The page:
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How Can We Fight For Real Food?

How can we stand against a genetically modified industrial and political food complex?

I posted a snarky comment on FaceBook that sparked discussion about how to fight for real food. My friend Sharon was kind enough to ask what I think we can do about the situation. Here is what I think:

There are lots of ways we can take action. The best thing I think we can do is support local Farmers Markets and vegan, organic, and farm-to-table restaurants.

Here is something else: for the past few years, I have curtailed my support of multiple charities in favor of one or two I care deeply about. Shopping local helps me avoid some of the “forced charity” I already rail against (Big Box stores and brands should not dictate how much charity I give to which organizations). Rather than giving a dollar to the Salvation Army cup and a few cents in the cash register change cups for children with cancer or spare change for breast cancer, a quarter for people with MS, etc… I combine all my giving for maximum impact on one or two charities or projects I care deeply about and gave BIG donations to them. Last year, for example, it was to help make one of my favorite stores, Tree Huggers (a local vegan bulk grocery store that promotes zero waste), and Cult Pizza (a local vegan pizza restaurant being pioneered by Ryan Cappelletti who also started Bartertown, another vegan local produce restaurant).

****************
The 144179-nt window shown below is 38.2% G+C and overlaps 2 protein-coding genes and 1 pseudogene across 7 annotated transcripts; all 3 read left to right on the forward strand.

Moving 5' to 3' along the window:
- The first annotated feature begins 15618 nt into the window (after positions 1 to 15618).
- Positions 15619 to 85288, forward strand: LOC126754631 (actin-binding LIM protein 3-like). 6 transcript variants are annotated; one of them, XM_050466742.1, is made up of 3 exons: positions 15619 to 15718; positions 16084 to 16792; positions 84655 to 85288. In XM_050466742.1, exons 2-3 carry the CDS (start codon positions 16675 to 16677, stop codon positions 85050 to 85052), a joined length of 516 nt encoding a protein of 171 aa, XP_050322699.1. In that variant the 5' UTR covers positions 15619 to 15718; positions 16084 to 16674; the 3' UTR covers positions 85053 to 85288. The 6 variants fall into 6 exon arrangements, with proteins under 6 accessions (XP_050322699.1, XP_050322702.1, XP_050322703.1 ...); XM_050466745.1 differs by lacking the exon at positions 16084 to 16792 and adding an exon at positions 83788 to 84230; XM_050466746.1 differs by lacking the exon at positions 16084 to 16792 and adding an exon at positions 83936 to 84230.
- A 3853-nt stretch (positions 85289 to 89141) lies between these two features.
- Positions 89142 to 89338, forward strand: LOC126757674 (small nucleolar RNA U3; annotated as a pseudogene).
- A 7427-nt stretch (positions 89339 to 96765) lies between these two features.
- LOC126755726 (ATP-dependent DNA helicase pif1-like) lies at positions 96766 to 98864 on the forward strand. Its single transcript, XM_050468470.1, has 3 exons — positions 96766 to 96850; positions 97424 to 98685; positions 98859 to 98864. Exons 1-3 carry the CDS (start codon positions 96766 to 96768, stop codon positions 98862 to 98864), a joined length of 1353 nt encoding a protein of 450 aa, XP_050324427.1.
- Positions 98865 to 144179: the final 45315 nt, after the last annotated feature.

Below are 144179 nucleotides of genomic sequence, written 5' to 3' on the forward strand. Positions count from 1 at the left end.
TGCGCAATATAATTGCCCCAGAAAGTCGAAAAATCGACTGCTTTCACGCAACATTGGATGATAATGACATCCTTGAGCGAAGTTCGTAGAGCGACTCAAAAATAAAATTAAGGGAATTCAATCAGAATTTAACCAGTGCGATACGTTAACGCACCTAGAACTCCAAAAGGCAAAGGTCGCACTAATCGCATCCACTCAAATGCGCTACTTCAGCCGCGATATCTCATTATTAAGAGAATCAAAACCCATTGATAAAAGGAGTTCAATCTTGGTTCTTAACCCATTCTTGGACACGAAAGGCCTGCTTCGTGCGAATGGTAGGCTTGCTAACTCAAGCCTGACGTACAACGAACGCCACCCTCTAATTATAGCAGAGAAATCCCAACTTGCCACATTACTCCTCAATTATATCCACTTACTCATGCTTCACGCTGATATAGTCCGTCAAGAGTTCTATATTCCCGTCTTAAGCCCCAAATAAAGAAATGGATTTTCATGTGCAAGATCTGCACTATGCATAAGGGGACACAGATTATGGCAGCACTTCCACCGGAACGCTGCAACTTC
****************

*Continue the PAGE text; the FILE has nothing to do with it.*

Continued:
Kickstarter is a great way to find or create local projects to support. You can contribute as little or as much as you want. In my opinion, I have more impact by making one or two large donations to one or two causes I am passionate about rather than donating to many small causes distributed across many venues.

Finally, I focus on living a minimal lifestyle with less consumer goods so more of my money can be used to enjoy organic and locally produced food. I don’t need a huge stereo system, multiple gaming consoles, and jewelry. Those are not things that truly enrich my life or my health. Food and experiences shared with friends and family are far more beneficial. I can’t tell you about the video games I played in 2005, and none of them were really important, but I will never forget the trip to Lebanon I took with my father or the meal we ate high up in the mountains, surrounded by pine trees. That was a much better return on my investment in both time and money than my X-box was.